To any reasonable person the Palestine -Israeli problem has always posed a straight-forward question, the question of Who has the historical right to be in that exact geographical location and Who is just a crude usurper with a great PR machine (Hollywood, the Mess Media) and the military might (USA Supported) to back it up. Being like most people, raised on Jewish book publishing and pure Jewish Hollywood swill, I believed the propaganda that all good Goyim are taught.
…WE all knew that the Jews of Israel were ALL GOOD and all other Peoples living in the region were ALL BAD! Some Nazi (Goebbels I think) said many years ago something that went like this… if you tell the lie long enough and enough times, people will believe anything. WE all believed… until now. Sorry Israel -the gig is up!
Ever wonder why such a small country needs 300 “secret” Nuclear Weapons? NOW you know.
By Thomas Are
British historian, F. W. Maitland wrote:
We study the day before yesterday in order that yesterday may not paralyze today, and that today may not paralyze tomorrow.
Which is a fancy way of saying, what really happened does matter. In a similar vein, John Dominic Crossan said something like, if we get yesterday right, we have a chance of getting today better. So, let’s look at yesterday.
Back in 1956, David Ben-Gurion, possibly struggling with his conscience, confessed:
If I were an Arab leader, I would never make terms with Israel. That is natural, we have taken their country. Sure God promised it to us, but what does that matter to them? Our God is not theirs. We came from Israel, it’s true, but that was two thousand years ago, and what is that to them? There has been anti-Semitism, the Nazis, Auschwitz, but was that their fault? They only see one thing: we have come and stolen their country. Why should they accept that? 
“God promised it to us”?
Not so fast. More and more scholars, Jewish and humanist, are questioning the exodus story and that “promise”. Rabbi David Wolpe raised just that provocative question before his congregation of 2,200 at Sinai Temple in Westwood, California back in 2001, saying:
After a century of excavations trying to prove the ancient accounts true, archeologists say there is no conclusive evidence that the Israelites were ever in Egypt, were ever enslaved, ever wandered in the Sinai wilderness for 40 years or ever conquered the land of Canaan under Joshua’s leadership.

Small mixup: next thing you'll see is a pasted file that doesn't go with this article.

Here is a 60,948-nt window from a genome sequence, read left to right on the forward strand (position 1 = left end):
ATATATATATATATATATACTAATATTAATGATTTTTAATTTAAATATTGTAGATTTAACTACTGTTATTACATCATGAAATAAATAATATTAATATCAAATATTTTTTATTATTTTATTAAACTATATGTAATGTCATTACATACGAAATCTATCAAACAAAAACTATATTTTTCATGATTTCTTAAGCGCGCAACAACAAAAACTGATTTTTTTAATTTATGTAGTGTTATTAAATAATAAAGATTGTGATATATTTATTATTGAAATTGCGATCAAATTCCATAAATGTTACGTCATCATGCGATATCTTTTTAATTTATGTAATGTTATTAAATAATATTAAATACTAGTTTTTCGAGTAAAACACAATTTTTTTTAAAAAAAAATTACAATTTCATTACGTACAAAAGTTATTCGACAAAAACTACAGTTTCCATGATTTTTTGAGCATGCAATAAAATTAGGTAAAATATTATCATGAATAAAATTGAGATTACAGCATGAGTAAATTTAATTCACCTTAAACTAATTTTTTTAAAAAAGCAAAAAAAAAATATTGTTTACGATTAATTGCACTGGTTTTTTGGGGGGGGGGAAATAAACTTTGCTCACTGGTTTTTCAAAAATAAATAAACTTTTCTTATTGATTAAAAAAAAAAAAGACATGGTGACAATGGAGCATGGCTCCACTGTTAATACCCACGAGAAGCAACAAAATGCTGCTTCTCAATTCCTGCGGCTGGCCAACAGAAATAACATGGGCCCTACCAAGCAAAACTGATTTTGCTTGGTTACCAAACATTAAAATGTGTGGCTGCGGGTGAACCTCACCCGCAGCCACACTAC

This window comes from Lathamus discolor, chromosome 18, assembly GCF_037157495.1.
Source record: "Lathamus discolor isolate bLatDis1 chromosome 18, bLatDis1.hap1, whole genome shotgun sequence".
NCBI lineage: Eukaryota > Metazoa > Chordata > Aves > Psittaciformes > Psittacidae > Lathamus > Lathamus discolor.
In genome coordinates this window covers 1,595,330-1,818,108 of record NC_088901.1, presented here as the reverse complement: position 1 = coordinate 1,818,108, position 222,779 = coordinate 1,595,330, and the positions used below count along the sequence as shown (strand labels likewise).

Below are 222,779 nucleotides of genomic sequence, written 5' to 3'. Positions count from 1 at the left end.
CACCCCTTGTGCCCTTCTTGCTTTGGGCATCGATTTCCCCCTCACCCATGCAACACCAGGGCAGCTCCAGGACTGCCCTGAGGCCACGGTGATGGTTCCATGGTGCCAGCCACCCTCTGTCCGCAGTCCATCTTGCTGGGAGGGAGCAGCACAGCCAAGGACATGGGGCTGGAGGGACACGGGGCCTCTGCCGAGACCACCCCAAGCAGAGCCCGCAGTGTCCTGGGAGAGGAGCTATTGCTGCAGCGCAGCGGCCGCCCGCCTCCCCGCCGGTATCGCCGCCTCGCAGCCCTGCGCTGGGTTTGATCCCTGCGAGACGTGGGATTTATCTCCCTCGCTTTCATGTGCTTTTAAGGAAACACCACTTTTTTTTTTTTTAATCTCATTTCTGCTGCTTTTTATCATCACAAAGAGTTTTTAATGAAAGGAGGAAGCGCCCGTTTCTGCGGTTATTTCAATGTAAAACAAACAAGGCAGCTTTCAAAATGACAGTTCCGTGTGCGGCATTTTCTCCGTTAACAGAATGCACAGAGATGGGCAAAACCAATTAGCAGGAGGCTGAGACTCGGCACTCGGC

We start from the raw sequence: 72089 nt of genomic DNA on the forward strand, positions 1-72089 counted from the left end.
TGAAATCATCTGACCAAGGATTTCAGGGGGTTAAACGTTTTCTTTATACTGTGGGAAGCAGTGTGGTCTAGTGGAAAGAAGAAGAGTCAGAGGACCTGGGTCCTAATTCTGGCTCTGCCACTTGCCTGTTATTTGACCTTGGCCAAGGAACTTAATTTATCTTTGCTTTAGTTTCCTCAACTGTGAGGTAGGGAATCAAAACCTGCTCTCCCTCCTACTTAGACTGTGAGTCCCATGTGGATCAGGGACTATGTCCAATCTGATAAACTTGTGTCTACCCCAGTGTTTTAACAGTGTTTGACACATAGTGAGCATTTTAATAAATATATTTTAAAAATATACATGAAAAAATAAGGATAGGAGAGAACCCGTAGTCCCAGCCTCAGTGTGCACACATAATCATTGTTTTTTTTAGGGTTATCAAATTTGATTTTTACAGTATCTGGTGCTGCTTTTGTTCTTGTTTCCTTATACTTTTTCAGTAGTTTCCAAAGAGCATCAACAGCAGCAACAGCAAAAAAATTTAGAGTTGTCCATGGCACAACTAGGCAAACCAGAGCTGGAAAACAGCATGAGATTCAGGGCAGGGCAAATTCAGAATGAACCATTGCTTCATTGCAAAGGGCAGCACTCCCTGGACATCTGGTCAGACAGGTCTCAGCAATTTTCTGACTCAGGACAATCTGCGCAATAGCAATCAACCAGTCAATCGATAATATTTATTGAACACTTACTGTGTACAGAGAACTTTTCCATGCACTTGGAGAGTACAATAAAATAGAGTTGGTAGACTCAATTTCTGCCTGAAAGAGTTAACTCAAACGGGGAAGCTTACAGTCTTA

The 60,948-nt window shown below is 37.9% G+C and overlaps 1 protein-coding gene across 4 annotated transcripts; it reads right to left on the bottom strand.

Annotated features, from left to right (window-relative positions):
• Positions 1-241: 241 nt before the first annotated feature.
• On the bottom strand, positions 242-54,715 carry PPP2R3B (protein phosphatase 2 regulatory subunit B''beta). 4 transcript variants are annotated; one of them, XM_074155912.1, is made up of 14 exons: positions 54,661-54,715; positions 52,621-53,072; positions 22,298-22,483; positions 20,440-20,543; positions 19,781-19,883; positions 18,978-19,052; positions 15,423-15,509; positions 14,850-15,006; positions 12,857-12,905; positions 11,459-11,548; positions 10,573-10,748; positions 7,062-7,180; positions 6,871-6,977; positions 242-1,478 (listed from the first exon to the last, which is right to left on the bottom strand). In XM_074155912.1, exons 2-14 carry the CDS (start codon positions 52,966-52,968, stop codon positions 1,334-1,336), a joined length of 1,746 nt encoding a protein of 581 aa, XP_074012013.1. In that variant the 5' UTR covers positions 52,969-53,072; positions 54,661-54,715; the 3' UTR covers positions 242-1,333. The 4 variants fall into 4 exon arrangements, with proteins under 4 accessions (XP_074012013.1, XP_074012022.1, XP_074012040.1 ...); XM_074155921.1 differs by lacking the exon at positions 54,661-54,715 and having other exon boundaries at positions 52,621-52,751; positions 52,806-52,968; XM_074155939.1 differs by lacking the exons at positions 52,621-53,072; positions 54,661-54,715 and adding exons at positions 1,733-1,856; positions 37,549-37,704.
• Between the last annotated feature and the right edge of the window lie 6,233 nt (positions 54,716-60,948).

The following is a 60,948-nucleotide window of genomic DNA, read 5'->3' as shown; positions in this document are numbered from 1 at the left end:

Teresa Watanbe continues:
The modern archeological consensus over the Exodus is just beginning to reach the public. In 1999, an Israeli archeologist, Ze’ev Herzog of Tel Aviv University set off a furor in Israel by writing in a popular magazine that stories of the patriarchs were myths and that neither the Exodus nor Joshua’s conquest ever occurred.
Think about that. Outside of the Jewish Bible, there is not one shred of evidence that Israel was ever in Egypt to be rescued by God in the first place. Even in the Bible, the Pharaoh is not named, nor is the context identified. There is no record in Egyptian history of two million people suddenly making an exodus nor of a labor shortage when a third of its workforce disappeared almost overnight. Disregarding the sociopathic image it makes of God sending plague after plague upon innocent Egyptian families who had no power to do what Moses demanded and discounting the fact that rivers just don’t suddenly part to allow people to walk across, there has never been one piece of pottery, (the archeologist best friend) found in the Sinai to indicate that a couple of million Jews roamed around there for forty years. Nor is there any record in Canaan that suddenly an invading army came and conquered them with or without God’s blessings. In other words, it was made up hundreds of years after it was supposed to have happened to justify Israel’s presence and occupation of Canaanite land.
To be fair, I am not just doubting Jewish traditions.
I don’t believe stars ever roamed across the sky no matter how many times we sing Star of Wonder, Star of Night in our Christmas carols. Nor do I believe that virgins have babies or that dead people suddenly rise up out of their graves in mass as described in Matthew 27:52-53. In more than forty years of preaching, I have never preached on that text, nor have I been asked to.
And not to leave the Muslims out, I don’t believe that a huge rock called out to a Muslim warrior saying “There is a Jew hiding behind me, kill him,” as is recorded in the Hadith. Or that Mohammed heard about Jinns (angels) from a tree, that Adam was ninety feet tall or that roosters crow and donkeys bray because they see Satan.
What I DO believe is that there is a call for peace and justice in all three Abrahamic religions. If we took seriously the compassion mandate that we all share, if we accepted the responsibility to feed the hungry, bring water to the thirsty and justice for the oppressed, there would be little energy left to fight over our imagined traditions.
August 19, 2016